The Government’s preference for full Mongolian ownership of Tavantolgoi potentially restricts access to a source that has drawn strong interest from Western mining companies, according to The Wall Street Journal Asia. Whatever arrangement the Government chooses to pursue — mining contracts or production-sharing arrangements — has implications for mining companies interested in operating in the country, as well as for the Government”s own finances.
Under a production-sharing agreement, mining companies would bear the cost of developing the deposits and share revenue with the Government. While the companies would not own the deposits outright, the terms of an agreement can stretch 15 years or longer and can still be structured in a way that makes them attractive.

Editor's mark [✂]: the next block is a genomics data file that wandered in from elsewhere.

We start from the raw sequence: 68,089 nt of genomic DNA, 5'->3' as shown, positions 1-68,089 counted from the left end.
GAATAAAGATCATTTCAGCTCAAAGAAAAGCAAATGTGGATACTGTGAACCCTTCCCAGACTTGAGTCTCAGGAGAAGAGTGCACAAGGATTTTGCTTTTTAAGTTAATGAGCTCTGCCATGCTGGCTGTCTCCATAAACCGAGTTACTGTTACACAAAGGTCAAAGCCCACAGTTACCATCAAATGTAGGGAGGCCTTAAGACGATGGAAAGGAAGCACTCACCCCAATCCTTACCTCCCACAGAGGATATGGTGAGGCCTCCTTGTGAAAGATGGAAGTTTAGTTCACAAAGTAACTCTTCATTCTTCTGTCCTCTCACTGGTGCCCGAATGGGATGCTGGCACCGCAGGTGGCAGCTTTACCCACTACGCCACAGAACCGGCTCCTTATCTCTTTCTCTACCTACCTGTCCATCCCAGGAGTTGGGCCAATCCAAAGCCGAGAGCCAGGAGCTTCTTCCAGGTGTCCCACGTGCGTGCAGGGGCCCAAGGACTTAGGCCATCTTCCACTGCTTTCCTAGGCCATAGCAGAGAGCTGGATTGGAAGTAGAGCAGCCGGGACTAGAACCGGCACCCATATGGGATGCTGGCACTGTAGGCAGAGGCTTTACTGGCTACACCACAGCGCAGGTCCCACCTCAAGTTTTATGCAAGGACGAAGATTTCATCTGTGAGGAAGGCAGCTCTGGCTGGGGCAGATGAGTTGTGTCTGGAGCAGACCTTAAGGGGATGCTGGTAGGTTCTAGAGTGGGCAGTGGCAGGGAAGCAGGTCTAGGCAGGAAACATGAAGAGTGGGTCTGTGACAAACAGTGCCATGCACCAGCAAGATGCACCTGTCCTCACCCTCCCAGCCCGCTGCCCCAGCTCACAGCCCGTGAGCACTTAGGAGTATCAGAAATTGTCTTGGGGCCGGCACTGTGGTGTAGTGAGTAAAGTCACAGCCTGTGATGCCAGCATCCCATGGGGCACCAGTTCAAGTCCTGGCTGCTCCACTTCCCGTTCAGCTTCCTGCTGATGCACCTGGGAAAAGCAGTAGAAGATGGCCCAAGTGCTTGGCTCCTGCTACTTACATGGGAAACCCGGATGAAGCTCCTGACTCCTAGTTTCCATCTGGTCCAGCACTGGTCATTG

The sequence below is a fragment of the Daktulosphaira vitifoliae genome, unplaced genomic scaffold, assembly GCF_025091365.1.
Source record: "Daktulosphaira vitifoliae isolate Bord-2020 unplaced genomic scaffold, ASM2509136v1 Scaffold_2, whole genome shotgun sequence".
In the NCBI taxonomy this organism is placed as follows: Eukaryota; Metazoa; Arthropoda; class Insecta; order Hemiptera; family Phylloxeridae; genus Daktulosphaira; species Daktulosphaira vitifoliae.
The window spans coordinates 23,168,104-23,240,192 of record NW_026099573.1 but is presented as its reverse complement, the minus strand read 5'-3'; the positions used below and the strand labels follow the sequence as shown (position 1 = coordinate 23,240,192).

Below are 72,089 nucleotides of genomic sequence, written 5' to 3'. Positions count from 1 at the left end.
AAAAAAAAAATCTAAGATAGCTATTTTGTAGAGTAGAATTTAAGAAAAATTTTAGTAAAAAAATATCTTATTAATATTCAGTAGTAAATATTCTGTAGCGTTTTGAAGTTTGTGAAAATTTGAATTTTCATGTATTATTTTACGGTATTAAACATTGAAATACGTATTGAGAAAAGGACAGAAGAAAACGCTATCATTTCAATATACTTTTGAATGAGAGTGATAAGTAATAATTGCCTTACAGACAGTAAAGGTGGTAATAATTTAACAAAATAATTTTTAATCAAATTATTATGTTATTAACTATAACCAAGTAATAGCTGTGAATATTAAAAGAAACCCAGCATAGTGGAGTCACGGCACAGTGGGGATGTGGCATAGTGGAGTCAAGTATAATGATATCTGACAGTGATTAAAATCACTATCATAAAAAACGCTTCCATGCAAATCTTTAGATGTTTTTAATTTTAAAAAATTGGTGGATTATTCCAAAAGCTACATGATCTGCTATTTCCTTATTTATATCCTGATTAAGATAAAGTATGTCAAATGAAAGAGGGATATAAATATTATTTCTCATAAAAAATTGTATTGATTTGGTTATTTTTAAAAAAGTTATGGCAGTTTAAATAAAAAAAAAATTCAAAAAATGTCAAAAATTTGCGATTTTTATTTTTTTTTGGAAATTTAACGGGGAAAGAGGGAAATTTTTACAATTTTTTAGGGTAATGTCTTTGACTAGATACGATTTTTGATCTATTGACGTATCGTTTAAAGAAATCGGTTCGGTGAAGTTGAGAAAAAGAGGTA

Under a contract-mining arrangement, the Government itself would bear the cost of developing the project and hire an outside company to do the extraction work. Opting solely for contract mining on Tavantolgoi or other projects could be a challenge, given the high costs involved and the weak finances of the Government.
Calling the present move “a wholesale shift in government policy”, Alisher Ali Djumanov, chief executive of Eurasia Capital, an investment bank based in